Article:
VacayAbility began when our founder, Natasha Graves, who has multiple chronic illnesses, was looking for places that were accessible to her when she traveled for both doctors appointments and for pleasure. Check out our team!
Natasha Graves, MPH, MBA, CHES
Founder and CEO
Natasha holds a B.S. in Health Education/Community Health from Howard University. Holding a Master’s Degree in Public Health from UCLA, she uses her skills from both her personal and professional life to teach others about the health conditions that she battles and documents her journey with chronic illness. After realizing that much of the healthcare industry is focused on business, she obtained a Masters of Business Administration from Temple University, to help ensure that public health and patient voices are heard in health care to improve patient outcomes and quality of life. Her achievements in multiple sectors has led to a published book, and an exceptional career in public health and advocacy. She lives in Philadelphia, Pennsylvania with her sweet blind beagle, Darla.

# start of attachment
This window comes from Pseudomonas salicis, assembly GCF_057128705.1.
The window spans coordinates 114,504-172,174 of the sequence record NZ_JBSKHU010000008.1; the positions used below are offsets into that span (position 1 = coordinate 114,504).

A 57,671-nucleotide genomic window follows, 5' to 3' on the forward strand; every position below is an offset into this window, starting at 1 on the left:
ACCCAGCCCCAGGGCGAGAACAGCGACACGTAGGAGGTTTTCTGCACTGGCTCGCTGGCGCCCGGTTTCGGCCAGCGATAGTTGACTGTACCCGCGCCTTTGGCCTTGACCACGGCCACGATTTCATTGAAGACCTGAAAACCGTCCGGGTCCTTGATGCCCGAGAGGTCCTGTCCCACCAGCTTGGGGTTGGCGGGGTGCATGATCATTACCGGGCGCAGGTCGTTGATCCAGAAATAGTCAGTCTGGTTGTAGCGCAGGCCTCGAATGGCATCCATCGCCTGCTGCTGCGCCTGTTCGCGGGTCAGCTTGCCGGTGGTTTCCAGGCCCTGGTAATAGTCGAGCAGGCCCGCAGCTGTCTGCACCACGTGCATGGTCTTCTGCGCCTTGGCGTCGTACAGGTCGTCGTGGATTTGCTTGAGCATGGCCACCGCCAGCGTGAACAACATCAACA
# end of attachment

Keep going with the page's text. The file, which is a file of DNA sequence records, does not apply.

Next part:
Email me: Natasha.Graves@VacayAbility.com
Marketing and Communications Volunteer
Julia has a background in writing, content strategy and digital community development. She lives in Philadelphia, where she works remotely for the U.S. Green Building Council. She’s got lots of big ideas; including the creation of a rating system standard in accessibility for buildings — and not just the newly constructed kind. Feel free to connect with her about all items related to changing the world. She’d like to give a S/O to all of her incredibly high-maintenance pets, as well as her new niece, who has created a brand new version of LOVE in her life.
Email me: firstname.lastname@example.org
Marissa, a student at Temple University, studies printmaking, art history, and entrepreneurship. She loves all things animals, arts & crafts, Halloween, and music. She was diagnosed with a connective tissue disorder called Ehlers-Danlos Syndrome, which led her to submersing herself within the disabled community. As an advocate, she hopes for a world where accessibility is a right, not a luxury.